Surely, The People of Bozeman Montana cannot stand up to the Canadian Army. Would it be expected that other city-states would come to its aid?

Again, I doubt they’d ever have to since there would be nothing for Canada to gain, but just hypothetically– I wouldn’t count on city-states, because we are talking about a free society, not a government-infested one. Would individuals come to their aid? Why wouldn’t anyone? Lots of people still sign up for the military without being forced to because they want the excitement of being allowed to shoot people (“the enemy”). I don’t expect that to change.

What makes you think that The People of Tuscaloosa are going to stick their necks out for them?

What makes you think none of them would? The old ads in Soldier of Fortune tell a different story.

And, even banded together, they won’t have the large-scale military to develop and produce tanks and jets and whatnot.

You think all those things will just go away? No one would collect and maintain them in the absence of government? And without a BATFE and other gangs forbidding weapon development, those big scale things might be obsolete soon anyway. In fact, I’d bet on it.

“It would be (roughly) equivalent to the US Army verse the Native Americans – sure they put up a good fight, but the outcome was inevitable.”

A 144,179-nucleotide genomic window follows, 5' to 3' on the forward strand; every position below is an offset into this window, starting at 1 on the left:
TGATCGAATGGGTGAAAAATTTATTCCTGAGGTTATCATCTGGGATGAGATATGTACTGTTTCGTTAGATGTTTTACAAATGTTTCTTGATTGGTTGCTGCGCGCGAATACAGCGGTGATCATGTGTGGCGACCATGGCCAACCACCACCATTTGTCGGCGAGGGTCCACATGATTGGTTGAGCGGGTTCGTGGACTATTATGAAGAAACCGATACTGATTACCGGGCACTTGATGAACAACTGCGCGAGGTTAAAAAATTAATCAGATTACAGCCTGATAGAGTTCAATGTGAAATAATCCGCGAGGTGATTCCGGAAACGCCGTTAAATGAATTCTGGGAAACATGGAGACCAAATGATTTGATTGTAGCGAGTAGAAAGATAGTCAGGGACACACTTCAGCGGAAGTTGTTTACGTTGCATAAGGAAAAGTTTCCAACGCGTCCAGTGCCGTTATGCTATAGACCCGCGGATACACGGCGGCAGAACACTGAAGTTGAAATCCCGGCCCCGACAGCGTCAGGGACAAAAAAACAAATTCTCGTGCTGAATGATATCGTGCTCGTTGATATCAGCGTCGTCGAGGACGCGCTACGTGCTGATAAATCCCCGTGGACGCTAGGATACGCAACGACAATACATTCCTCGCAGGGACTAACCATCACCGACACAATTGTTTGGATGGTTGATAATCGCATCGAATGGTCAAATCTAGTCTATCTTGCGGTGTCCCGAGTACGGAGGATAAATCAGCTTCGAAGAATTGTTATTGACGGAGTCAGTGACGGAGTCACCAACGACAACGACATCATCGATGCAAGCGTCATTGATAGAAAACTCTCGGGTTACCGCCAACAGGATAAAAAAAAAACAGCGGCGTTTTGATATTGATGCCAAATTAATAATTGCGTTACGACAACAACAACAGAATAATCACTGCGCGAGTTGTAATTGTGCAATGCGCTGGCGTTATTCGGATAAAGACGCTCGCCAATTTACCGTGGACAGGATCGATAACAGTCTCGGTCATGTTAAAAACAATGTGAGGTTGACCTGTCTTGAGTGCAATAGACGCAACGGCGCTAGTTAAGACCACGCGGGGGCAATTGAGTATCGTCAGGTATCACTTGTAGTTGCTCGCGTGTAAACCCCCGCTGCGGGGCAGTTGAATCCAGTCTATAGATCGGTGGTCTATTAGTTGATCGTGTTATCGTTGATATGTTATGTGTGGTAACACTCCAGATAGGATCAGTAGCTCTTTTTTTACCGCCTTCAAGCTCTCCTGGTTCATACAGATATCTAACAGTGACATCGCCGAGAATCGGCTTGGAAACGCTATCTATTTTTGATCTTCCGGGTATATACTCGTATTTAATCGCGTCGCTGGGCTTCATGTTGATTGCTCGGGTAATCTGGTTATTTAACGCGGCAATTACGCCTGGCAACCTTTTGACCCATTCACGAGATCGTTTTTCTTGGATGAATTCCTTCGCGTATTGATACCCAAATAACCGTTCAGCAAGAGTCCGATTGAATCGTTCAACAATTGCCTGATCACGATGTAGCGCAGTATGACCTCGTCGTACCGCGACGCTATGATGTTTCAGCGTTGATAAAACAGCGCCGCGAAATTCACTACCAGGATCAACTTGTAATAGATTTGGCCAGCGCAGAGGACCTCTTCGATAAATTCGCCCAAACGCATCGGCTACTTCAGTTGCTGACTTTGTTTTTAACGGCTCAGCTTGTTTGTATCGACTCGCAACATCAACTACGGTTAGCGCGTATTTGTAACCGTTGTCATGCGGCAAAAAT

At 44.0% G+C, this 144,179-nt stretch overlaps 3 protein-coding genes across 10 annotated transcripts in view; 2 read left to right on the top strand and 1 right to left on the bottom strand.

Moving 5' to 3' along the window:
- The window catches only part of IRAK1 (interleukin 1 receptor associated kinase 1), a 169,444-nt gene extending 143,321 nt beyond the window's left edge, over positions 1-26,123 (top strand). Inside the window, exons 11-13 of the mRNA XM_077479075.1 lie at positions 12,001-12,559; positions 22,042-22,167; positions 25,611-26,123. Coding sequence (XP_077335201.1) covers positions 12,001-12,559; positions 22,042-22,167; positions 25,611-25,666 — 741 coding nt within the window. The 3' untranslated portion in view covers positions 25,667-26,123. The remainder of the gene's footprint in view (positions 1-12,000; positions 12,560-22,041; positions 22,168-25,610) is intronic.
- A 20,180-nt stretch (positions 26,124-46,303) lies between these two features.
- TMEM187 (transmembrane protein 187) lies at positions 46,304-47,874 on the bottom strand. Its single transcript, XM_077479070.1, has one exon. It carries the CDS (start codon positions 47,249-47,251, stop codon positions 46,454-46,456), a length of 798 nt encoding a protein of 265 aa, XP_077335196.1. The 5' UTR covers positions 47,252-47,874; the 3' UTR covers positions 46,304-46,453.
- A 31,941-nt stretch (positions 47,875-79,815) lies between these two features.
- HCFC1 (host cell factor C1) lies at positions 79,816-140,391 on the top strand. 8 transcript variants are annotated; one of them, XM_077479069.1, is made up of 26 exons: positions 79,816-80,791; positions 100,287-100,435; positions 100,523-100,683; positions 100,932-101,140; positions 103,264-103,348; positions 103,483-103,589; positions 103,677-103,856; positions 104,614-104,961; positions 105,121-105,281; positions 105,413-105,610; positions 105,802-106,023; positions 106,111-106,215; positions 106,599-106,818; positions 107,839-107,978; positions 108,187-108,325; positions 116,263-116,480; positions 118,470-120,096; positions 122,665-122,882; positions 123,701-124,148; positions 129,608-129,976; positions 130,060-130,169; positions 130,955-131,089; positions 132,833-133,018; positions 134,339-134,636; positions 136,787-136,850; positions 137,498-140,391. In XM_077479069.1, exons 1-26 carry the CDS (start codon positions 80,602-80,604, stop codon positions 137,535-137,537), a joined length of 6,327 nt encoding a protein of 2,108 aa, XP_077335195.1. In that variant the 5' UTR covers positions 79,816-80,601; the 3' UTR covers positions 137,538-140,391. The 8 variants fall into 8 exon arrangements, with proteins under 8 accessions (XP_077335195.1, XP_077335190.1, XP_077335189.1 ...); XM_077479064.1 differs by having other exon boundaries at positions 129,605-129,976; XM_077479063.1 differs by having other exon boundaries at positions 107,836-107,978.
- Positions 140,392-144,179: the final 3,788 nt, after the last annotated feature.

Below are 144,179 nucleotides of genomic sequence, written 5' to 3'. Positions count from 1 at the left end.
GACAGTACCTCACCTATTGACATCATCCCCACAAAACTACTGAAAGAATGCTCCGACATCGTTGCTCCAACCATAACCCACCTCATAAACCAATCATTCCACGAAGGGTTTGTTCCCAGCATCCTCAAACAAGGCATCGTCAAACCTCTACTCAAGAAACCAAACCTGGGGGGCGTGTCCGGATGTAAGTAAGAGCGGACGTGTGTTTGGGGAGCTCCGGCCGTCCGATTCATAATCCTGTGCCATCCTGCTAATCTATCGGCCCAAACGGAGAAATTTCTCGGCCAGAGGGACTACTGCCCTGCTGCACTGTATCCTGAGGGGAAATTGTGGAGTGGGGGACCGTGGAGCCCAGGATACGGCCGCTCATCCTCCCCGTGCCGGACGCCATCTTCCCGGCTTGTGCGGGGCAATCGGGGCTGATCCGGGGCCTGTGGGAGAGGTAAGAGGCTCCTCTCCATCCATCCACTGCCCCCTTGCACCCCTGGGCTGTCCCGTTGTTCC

Except that the Natives had no concept of the types of weapons (and diseases) the army was using against them. No way to buy or manufacture or invent. Do you think the people of Bozeman would share that disadvantage? I don’t.

Perhaps you can paint the picture better?

I can try, but I’ve discovered over the years that government extremists won’t listen. They want to know exactly how every detail will work out in a free society, with no doubt whatsoever. Something they can’t even do in defense of their own position. What I see in every single case is an astounding lack of ability to think outside their box– lack of imagination and lack of problem-solving skills. But, occasionally I’ll give it a shot, anyway. Just for kicks.

To be sure, it would be nice to live in a world where a crazed orange man does not have access to nuclear weapons and influence over the economy.”